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Thread: Paleolithic Sea Levels and the Geography of Denmark and Sweden

  1. #1

    Paleolithic Sea Levels and the Geography of Denmark and Sweden

    I'm looking for a map or maps of sea levels around Denmark and Sweden after the Last Glacial Maximum.

    I'm especially interested in maps showing previously settled areas, or areas that are believed to have been settled by humans, that are now underwater.

    I'm also interested in any known or hypothesized major human migrations between Upper Paleolithic Denmark and Sweden.

    I suppose all these questions would apply for the Neolithic as well.

    Thanks for your input/expertise!

  2. #2
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    Well most of what I could find is too general, but I hope this helps to get you started.

    How does the health/longevity of late Paleolithic hunters-gatherers compare with that of the Neolithic farmers who succeeded them? Periodically one will hear it stated in online discussion forums devoted to raw foods and vegetarianism that Paleolithic peoples only lived to be 25 (or 30, or 35) years, or whatever age. (The lack of exactitude in such figures illustrates how substantiating one's "scientific facts" is not usually a very highly emphasized value in these forums.) The intended point usually being that those terribly debauched flesh-eating cavemen--and women, presumably--were not living very long due to their consumption of meat.
    As is often the case with such "facts," however, if one looks at the documented sources, one sees a different picture. Here we present a summary of a classic paper on the health and longevity of late Paleolithic (pre-agricultural) and Neolithic (early agricultural) people. [Source: Angel, Lawrence J. (1984) "Health as a crucial factor in the changes from hunting to developed farming in the eastern Mediterranean." In: Cohen, Mark N.; Armelagos, George J. (eds.) (1984) Paleopathology at the Origins of Agriculture (proceedings of a conference held in 1982). Orlando: Academic Press. (pp. 51-73)]

    Note that these figures come from studies in the field of "paleopathology" (investigation of health, disease, and death from archaeological study of skeletons) of remains in the eastern Mediterranean (defined in Angel's paper to also include Greece and western Turkey), an area where a more continuous data sample is available from ancient times. Due to the unavoidable spottiness of the archaeological record in general, however, samples from the Balkans, the Ukraine, North Africa, and Israel were included for the earliest (Paleolithic and Mesolithic) periods. While the populations in the region were not always directly descended from one another, focusing the study within the eastern Mediterranean minimizes bias in the data due to genetic change over time.
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    During final Pleistocene, global sea levels were at least 100 meters lower than today due to lower temperatures and accumulation of ice in polar icecaps. The landscape around Vela Cave was very different from what it is today. Western half of the Adriatic was a large plain, and the closest seashore was kilometers away between Korcula and Lastovo. Mouth of Paleo-Neretva River was between Korcula and Vis, while farther to the west the wide Paleo-Po River emptied into the Adriatic. Climate was harsher than today, providing very favorable conditions for large herds of ungulates and large ruminants. At the time, Vela cave was occupied by a group of Upper Paleolithic hunter-gatherers, proficient in big game hunting.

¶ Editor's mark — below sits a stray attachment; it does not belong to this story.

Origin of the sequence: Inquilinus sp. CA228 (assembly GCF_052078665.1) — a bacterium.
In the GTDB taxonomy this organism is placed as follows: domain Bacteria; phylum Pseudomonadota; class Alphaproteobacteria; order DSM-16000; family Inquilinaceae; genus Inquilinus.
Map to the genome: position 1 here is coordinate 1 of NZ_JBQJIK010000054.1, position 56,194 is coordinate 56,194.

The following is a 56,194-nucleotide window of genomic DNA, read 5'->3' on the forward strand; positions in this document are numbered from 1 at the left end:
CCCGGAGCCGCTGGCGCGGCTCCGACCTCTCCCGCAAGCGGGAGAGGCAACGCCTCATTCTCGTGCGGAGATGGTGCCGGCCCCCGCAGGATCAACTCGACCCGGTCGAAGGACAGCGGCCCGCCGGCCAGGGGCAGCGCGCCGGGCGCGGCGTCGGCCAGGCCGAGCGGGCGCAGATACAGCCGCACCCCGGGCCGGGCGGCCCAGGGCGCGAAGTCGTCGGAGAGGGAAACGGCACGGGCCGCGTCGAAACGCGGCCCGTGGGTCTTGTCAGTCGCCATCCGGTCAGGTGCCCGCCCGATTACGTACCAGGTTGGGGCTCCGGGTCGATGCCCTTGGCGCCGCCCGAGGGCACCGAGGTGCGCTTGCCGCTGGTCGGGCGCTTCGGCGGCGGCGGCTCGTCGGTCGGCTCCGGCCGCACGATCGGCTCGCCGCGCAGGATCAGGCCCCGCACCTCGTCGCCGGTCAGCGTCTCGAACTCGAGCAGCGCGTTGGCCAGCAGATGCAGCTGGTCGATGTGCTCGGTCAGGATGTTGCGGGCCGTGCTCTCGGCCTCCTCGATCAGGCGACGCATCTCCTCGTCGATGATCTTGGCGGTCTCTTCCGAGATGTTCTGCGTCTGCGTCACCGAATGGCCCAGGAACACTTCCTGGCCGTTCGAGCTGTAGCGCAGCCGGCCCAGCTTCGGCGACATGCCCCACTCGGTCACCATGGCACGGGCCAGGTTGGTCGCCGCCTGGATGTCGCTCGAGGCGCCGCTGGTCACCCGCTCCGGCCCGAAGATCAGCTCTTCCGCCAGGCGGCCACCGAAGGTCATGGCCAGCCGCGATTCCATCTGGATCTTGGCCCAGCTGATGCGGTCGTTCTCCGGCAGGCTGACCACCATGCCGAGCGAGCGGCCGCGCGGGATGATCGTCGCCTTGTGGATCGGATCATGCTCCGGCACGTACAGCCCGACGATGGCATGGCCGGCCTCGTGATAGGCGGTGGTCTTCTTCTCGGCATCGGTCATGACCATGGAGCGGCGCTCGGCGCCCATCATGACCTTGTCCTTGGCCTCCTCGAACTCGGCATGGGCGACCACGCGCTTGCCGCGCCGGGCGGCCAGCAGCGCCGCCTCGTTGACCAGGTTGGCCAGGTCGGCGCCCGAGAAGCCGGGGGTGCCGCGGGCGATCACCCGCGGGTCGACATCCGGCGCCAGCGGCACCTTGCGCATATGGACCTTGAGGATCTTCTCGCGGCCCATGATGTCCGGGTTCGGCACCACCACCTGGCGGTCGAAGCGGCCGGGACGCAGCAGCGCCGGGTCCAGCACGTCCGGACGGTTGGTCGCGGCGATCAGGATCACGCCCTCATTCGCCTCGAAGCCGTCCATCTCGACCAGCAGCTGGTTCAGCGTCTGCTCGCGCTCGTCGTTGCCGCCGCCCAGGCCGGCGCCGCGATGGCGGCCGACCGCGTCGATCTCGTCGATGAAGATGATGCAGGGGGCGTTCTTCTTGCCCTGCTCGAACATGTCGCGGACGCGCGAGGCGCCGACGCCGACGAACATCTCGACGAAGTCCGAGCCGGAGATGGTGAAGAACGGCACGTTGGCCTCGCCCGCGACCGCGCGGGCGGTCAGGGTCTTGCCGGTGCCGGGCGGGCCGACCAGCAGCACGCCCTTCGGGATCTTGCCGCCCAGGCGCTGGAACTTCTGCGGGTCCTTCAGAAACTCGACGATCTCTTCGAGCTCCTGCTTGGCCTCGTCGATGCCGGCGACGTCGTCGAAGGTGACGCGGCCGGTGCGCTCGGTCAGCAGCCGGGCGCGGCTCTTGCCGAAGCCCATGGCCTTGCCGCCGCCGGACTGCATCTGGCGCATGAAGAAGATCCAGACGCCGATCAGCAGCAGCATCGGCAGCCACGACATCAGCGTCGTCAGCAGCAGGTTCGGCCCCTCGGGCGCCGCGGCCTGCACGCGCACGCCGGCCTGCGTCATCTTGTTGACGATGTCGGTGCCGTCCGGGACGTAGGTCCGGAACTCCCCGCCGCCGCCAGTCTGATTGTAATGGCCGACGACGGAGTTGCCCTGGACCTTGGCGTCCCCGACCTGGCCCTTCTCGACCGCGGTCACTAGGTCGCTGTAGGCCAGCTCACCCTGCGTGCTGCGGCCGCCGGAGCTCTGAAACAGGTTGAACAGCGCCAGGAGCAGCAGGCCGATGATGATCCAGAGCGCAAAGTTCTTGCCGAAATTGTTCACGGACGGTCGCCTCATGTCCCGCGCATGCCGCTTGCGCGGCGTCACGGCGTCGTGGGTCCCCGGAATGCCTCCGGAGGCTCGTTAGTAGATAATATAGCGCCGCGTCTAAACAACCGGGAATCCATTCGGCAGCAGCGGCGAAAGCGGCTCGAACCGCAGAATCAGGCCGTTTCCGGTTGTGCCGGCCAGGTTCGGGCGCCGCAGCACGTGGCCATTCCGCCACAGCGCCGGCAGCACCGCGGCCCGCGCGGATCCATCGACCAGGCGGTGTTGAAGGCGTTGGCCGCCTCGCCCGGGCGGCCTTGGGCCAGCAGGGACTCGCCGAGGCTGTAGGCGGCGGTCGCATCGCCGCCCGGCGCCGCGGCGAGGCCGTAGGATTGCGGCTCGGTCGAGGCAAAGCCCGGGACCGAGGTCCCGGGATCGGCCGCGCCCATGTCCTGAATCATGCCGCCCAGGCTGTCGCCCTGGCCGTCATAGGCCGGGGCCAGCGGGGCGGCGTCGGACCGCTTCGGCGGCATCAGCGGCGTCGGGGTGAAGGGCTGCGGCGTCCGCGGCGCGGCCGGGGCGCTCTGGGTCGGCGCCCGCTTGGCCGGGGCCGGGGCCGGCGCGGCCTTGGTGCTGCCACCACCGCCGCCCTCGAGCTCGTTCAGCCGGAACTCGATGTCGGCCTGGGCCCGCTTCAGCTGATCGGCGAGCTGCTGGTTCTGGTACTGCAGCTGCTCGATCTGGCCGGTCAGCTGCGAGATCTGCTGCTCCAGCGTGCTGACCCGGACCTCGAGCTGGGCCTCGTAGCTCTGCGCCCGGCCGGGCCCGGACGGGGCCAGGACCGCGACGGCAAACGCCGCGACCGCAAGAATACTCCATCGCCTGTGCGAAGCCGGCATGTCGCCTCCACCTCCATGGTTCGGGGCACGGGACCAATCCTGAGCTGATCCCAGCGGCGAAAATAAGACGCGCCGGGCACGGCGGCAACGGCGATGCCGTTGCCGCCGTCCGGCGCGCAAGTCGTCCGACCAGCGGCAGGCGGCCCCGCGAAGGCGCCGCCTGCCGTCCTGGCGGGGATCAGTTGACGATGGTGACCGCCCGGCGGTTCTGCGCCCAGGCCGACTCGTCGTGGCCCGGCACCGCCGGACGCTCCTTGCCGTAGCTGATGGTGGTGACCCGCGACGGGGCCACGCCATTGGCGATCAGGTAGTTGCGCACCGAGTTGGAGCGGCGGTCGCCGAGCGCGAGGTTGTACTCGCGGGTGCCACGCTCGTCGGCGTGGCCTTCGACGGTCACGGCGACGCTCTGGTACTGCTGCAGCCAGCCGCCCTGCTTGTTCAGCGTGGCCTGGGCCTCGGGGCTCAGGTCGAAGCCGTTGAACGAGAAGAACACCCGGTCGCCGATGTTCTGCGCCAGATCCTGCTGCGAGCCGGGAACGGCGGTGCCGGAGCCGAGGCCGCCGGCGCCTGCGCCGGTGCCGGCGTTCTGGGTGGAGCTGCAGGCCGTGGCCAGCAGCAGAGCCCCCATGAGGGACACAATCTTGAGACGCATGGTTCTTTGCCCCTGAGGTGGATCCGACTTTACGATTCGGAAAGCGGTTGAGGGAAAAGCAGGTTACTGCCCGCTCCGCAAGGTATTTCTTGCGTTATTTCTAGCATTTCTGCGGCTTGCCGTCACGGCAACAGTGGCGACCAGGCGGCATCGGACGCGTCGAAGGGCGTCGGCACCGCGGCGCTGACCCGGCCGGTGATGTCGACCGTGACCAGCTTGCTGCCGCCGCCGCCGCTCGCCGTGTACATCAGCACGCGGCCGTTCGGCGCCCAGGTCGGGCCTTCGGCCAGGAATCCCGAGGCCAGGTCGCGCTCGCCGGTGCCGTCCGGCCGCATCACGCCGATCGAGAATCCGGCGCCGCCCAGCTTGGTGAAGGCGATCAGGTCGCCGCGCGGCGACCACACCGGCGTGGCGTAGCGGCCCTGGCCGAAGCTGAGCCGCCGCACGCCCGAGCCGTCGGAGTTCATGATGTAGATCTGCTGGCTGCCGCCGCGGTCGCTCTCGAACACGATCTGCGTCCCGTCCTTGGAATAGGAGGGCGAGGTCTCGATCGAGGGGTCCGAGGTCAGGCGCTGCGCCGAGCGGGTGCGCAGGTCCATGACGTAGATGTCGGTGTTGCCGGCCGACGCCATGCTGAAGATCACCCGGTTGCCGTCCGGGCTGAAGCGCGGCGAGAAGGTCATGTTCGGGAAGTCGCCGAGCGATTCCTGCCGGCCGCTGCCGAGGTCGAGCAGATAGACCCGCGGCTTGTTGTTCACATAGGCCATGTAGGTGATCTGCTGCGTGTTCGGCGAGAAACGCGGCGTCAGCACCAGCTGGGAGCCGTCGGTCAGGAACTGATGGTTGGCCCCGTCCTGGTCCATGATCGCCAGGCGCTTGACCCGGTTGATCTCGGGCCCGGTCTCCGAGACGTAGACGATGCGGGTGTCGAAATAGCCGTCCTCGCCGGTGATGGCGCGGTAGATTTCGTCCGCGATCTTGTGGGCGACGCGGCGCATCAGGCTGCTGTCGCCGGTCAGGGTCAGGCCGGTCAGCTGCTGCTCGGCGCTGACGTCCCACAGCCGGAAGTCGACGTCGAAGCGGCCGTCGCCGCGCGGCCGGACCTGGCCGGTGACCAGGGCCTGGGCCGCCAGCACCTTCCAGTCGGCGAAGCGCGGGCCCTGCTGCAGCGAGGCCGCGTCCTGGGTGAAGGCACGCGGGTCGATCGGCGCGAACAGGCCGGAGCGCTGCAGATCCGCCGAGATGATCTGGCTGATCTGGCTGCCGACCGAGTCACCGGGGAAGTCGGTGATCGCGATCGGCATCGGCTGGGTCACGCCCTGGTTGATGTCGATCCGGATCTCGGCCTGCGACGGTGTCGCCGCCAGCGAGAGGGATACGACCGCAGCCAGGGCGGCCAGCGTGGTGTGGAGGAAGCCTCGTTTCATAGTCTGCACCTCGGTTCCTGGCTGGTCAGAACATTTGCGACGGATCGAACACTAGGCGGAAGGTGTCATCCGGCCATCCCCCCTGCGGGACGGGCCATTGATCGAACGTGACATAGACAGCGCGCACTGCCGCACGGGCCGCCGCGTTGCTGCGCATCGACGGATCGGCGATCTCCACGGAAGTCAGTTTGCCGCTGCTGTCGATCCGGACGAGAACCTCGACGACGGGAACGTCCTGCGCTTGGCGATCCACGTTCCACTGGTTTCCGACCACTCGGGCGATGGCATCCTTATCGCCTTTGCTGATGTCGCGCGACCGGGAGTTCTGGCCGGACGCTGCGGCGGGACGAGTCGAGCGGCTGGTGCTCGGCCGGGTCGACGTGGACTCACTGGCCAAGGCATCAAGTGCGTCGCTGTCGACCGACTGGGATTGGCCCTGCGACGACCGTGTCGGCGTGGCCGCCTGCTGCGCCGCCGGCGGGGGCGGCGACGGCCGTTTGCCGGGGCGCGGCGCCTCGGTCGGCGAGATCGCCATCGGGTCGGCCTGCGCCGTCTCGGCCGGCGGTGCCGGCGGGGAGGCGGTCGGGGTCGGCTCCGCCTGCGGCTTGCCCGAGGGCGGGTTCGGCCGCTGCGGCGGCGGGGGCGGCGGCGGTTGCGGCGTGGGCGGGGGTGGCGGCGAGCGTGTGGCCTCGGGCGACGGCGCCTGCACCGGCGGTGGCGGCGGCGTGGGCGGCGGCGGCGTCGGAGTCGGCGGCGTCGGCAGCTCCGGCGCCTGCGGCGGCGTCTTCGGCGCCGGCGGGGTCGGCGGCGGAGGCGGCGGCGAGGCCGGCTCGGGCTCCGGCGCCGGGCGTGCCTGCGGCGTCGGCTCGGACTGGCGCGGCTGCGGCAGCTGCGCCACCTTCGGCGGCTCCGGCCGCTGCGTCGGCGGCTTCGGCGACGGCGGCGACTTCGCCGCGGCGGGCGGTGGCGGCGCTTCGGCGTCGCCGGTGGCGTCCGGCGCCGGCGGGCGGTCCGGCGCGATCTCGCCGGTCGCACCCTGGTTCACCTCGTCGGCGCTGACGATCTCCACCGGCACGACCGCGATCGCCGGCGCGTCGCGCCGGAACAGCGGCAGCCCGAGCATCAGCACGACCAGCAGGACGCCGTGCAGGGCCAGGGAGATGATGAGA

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    We don't know a lot about those Upper Paleolithic hunters who first ventured out across the northern steppes, but it is clear that they were great pioneers, boldly going where no modern human had ever gone before. The steppes were full of game and represented a great opportunity, but they were also cold and treacherous, and the people who settled there must have had to innovate like mad to keep pace with their risky new lifestyle.
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    During several periods, Scandinavia has been covered by inland ice. The most recent Ice Age ended only about 10,000 years ago. The weight and movement of the ice sheet altered the landscape. The hard cliffs of primary rock were polished into the rounded shapes characteristic of Sweden’s archipelagoes. Hollows were deepened into valleys and lakes. Gravel, boulders, sand and clay created irregular moraine strata. Glacial rivers polished and rounded the stones and bits of gravel that were deposited in glacial estuaries and gravel ridges. These sandy ridges served for a long time as transportation routes in the humid lowlands, and the ridges were later important as sand pits. Finely ground material that sank slowly to the sea bottom outside the ice cap now forms the fertile clays of the central plains.

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    Last edited by frippardthree; Thursday, January 28th, 2010 at 07:15 AM. Reason: Fixing Web-Link

  3. #3

    Thank you!

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